In the seventies it was easy. There were only a few camera bodies – Nikon, Olympus and Canon – and a handful of lenses per company. All delivered incredible results. Job done.

Unfortunately, no-one really bought them. So in 1987, Canon (and Nikon) decided to do something about it. They launched the EOS range, a range of cameras that looked less techy, easier to use, with rounded corners and plenty of  auto buttons that could take the head scratching out of the equation. Sales picked up. And once digital came along, they couldn’t make them fast enough.

Inevitably, in the early naughties, during this purple patch, the beancounters came in and took a look around and see where profits could be increased even more. And their eyes settled on the lenses. “Let’s bundle a crappy lens with a body and sell it for more”, they said. And so the kit lens was born.

And this trick worked for over a decade, until the bloggers and vloggers got in on the act and started calling them out. Even today, not much is different. If you hold one of these vintage, manual focus, all metal stunners in one hand, and a light-as-air plastic tube in the other, you’ll see what we mean.

But hope is alive and kicking. There are some great options in between the chasms. In this guide, we’ll try steer you out of the grasp of the latest deal in the airport Dixons, and bring you safely to land with some quality glass that will do justice to your camera.

If your photographs aren't good enough, you're not close enough

Robert Capa

Tip No.1 : Know what you’re buying

First, let’s whizz through the lens types in the most pain-free way possible. And it’s all linked to our eyes. The focal length of the eye is 50mm. We call this a Standard. So any lenses with focal length lower than 50mm, which shows a field of view wider than our eyes can see, is called a Wide. Conversely, focal lengths over 50mm show a narrower and a magnified field of view. These are called Telephoto.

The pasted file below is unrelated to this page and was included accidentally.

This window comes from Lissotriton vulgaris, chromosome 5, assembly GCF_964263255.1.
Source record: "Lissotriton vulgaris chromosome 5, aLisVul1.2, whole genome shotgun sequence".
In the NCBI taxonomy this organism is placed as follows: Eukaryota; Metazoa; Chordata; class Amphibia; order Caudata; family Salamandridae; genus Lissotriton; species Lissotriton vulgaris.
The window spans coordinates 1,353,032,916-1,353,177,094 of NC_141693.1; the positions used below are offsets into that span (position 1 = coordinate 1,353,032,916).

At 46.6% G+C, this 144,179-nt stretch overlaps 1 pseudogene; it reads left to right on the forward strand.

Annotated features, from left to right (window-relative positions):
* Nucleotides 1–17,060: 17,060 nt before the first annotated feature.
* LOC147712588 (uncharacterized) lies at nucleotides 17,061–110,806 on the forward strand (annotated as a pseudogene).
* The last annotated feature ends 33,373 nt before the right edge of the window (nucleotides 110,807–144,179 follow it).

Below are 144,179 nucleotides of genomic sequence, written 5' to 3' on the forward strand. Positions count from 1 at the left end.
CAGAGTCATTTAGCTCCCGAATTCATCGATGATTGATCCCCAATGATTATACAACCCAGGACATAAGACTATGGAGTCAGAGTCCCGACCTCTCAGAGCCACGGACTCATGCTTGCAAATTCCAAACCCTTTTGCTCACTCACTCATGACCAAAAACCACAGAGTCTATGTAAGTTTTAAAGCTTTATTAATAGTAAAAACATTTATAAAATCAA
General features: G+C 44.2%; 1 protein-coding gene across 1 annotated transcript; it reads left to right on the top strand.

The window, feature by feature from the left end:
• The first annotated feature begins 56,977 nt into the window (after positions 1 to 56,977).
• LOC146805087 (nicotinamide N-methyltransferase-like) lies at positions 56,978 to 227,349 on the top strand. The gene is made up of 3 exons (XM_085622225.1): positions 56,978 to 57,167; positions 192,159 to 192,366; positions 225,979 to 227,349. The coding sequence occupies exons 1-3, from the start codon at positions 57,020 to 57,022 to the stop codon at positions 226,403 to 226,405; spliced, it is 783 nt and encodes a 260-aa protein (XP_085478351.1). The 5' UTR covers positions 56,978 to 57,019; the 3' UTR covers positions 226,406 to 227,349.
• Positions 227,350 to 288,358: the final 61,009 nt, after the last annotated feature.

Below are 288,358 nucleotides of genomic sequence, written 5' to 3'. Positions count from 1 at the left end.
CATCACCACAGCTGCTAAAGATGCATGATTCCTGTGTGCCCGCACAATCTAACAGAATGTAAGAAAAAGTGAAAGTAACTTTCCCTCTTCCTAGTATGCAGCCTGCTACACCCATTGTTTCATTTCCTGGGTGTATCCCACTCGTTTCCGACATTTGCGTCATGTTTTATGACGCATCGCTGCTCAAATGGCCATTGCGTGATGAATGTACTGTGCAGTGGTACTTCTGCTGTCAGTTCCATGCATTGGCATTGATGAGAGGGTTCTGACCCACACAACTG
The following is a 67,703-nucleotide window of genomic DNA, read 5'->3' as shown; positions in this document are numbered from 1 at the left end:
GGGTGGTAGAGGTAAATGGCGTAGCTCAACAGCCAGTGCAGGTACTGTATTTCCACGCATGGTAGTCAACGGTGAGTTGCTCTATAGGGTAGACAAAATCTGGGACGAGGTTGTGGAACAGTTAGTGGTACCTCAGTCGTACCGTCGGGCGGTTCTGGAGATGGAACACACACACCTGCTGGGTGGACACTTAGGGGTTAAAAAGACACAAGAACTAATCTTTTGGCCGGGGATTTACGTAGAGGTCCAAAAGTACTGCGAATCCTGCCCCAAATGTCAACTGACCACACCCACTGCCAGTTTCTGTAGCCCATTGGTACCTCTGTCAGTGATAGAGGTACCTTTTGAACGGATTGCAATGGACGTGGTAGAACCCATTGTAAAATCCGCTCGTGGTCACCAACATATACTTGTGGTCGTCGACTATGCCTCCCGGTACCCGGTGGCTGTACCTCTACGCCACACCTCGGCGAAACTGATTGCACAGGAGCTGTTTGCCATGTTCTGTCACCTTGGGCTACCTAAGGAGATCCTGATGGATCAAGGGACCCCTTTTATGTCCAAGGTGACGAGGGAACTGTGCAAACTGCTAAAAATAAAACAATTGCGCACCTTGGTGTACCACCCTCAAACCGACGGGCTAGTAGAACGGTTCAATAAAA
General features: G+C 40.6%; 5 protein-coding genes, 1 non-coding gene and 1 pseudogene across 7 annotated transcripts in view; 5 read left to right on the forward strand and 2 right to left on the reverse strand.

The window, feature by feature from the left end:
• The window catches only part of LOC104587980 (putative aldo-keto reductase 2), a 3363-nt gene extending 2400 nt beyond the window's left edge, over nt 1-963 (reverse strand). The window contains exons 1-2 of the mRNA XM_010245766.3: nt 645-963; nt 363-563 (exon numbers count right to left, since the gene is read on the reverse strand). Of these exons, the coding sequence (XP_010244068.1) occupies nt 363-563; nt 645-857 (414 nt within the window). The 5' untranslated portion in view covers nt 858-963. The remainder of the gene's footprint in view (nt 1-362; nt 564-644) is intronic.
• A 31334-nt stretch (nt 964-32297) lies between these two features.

So what? I hear you ask. Well, if you’re planning to take a dynamic shot of your son scoring an overhead kick in his footy final, a Wide lens isn’t going to cut it – from the sidelines he’ll appear as a speck in the middle of lots of mush. Taking a big long Telephoto to a viewpoint above the Grand Canyon is only going get you a rock, not the epic panoramic scene all around you.

So broadly (although rules are made to be broken) wide lenses are good for landscapes, street scenes, standard for portraits, still life, food, that kind of thing, and telephoto for sports and things so far away you can’t manage to get there.


Tip No.2 : Buy prime

So we’ve got an idea of what’s what. And ready to spend some money. You’ve found a lens that covers wide, standard and telephoto, for not much cash and to boot will save you all the hassle of changing them over and so on.

Unfortunately, this is a trap. As we mentioned in another post on buying cameras, everything on the market is pretty damn good. But put a crappy lens on the front of your shiny new megapixel-wonder and you’re taking it’s legs away.